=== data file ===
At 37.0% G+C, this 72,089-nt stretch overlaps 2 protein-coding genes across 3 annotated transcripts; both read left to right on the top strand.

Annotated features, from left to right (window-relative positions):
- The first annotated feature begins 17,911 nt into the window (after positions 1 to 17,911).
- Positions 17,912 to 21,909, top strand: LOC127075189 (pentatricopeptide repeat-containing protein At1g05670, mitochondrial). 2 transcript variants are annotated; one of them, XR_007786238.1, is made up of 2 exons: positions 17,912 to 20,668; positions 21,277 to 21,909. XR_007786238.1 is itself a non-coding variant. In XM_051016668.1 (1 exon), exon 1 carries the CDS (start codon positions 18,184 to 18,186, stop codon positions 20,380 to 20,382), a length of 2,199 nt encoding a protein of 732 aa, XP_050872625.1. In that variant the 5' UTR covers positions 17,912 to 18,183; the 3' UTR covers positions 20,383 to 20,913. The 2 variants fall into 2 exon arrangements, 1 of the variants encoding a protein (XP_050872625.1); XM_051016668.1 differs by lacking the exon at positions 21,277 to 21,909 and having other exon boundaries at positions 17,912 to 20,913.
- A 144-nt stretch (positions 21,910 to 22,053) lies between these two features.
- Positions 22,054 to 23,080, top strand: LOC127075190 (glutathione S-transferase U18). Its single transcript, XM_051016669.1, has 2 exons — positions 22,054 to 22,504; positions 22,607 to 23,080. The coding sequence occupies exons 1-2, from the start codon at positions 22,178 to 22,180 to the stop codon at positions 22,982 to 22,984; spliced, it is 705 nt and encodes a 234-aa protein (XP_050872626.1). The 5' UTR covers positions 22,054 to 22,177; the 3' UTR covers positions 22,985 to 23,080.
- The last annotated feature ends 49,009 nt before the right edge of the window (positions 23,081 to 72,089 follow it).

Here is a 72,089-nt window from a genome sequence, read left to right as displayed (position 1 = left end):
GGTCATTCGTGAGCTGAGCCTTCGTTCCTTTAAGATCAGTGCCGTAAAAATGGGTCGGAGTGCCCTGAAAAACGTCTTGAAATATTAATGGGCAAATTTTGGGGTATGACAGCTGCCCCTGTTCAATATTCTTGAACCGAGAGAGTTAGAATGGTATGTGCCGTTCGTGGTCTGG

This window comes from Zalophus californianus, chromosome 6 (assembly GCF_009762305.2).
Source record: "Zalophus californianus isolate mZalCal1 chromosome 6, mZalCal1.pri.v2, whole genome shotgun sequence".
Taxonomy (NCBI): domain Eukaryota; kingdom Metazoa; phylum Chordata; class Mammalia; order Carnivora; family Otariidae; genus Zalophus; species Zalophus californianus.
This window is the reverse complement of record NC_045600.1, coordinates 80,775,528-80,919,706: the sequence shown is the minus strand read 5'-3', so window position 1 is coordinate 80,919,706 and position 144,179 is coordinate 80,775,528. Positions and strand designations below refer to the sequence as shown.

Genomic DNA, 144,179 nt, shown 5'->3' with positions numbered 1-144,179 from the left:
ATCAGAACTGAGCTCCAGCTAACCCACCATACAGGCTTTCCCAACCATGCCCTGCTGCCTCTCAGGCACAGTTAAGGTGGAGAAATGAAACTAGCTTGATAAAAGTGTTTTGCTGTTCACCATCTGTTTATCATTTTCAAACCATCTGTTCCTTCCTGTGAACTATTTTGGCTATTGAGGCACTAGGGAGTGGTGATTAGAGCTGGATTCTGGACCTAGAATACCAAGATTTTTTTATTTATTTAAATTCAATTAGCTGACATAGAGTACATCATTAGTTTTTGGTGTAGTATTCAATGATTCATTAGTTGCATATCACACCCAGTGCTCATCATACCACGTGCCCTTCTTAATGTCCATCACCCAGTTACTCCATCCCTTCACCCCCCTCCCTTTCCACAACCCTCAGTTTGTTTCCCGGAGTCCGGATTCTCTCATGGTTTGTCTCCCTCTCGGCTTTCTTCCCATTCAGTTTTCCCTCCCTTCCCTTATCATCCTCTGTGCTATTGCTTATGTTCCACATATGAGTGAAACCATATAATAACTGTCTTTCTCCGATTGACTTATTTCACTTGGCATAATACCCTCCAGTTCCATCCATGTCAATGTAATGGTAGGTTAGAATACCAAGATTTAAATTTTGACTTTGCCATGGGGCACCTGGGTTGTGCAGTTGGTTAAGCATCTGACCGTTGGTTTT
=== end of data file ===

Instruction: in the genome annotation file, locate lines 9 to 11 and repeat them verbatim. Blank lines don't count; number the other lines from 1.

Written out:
GGTCATTCGTGAGCTGAGCCTTCGTTCCTTTAAGATCAGTGCCGTAAAAATGGGTCGGAGTGCCCTGAAAAACGTCTTGAAATATTAATGGGCAAATTTTGGGGTATGACAGCTGCCCCTGTTCAATATTCTTGAACCGAGAGAGTTAGAATGGTATGTGCCGTTCGTGGTCTGG

This window comes from Zalophus californianus, chromosome 6 (assembly GCF_009762305.2).
Source record: "Zalophus californianus isolate mZalCal1 chromosome 6, mZalCal1.pri.v2, whole genome shotgun sequence".